Referree ethics and the small world of fencing

Discussion in 'Water Cooler' started by Mo, Jul 18, 2004.

  1. Mo

    Mo Rookie

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    There is a discussion at the place where cowards post, fencingsucks, about integrity and refereeing. Due to the size of the fencing world especially in weapons with smaller numbers like saber, all the fencers in an area know each other, referee or not.

    If you fence occasionally with someone at a club who is a referee, should that referee not direct your bout?

    What if it was several years ago? Should that referee no longer be able to ref a bout?

    What if a fencer is visiting a club and someone from that club gives you a lesson, can they no longer be your ref?

    What if they are from a club that hates your club? Should they be your ref?

    What if the ref was a coach at a club you fenced, but did not belong to and they gave you a bit of advice? Ineligible?

    What if you are a referee and another referee who is more experienced gives you hints about hand signals? Can that ref in the future direct your bout?

    How long should a ref have to be away from a club to ref someone from that club?

    What if a referee just admires a fencer, they know how hard they work and how far the fencer has progressed, does that make it unethical?

    How about if the ref is someone who knows your family? (Not come over for dinner know them just say hi how are you know them) Should they refuse to ref bouts?

    What about refs with preconceived notions? Perhaps knowing that a particular fencer has a bad temper and tries distracting behaviors, should the ref remove him or herself?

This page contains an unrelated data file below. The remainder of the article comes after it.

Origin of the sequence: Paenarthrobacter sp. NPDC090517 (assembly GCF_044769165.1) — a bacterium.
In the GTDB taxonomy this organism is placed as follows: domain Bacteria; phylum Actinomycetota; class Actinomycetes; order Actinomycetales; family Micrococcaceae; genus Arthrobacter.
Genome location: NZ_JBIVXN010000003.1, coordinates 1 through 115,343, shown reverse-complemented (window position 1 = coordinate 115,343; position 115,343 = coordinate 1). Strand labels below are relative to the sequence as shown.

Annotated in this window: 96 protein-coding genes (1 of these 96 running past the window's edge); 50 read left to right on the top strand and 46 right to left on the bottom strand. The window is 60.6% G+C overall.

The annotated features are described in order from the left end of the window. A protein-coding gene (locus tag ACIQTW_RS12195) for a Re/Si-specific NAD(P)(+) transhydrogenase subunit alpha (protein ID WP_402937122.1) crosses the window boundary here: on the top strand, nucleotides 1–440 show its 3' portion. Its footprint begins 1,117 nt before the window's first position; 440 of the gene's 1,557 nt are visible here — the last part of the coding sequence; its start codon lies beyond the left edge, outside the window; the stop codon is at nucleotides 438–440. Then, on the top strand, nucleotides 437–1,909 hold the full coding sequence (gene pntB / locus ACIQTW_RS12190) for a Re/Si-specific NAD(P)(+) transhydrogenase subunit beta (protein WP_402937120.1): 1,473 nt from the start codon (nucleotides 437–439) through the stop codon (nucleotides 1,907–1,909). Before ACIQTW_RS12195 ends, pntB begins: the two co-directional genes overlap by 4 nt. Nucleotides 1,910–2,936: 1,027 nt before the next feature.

2. Mitchell

    Mitchell hi Staff Member

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    in many cases the referees are reverse biased, i feel.
    if you're being ref'd by someone you know by one way or another, they tend to be a bit harsher to the person they know in an effort to try and be obvious that they're not preferring the person they know. now this, of course, doesn't prevent incorrect calls that may or may not appear to favor the person they know.
     
  3. achilleus

    achilleus Rookie

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    The rules are quite clear on what constitutes a conflict, that is belonging to the same club.

    Other than that, it's all within the rules..

    When I brought up this same point to the FOC (strictly about national events) the response I got made perfect sense.

    Fencing is such a small community, that everyone has trained somewhere, or is friends with such and such, that it would be impossible to cover every possible limitation.

    As it is, the FOC know most of the rumors, vendettas and dislikes, and try to avoid assigning refs that will aggravate the situation. On the other hand certain fencers and coaches can influence the FOC to get friendly refs, or refs with similar interpretations of RoW. (As an example, unless I am specifically requested, I do not get assigned to officiate when certain clubs are involved. Oddly enough, I've been requested more often as of late...

    Fencing will always have trouble with refs knowing the competitors until we are big enough and wealthy enough to develop an independent ref training program similar to pro sports.

    I've always taught my students that they need to overcome the bias they will sometimes receive, and actually make the analogy to 'home court advantage'.
     
  4. Peach

    Peach Podium

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    As achilleus says, there are rules but it's impossible to avoid conflicts of interest in the fencing world.

    I have been in any number of tournaments in which there were complex webs of allegiance. One of my bouts in the IA one year had four people who were rated referees involved in it--only one was refereeing, two were strip-coaching the fencers, and one of them was fencing. The coach of one didn't like the way the action was being called and there were repercussions that lasted for quite a while.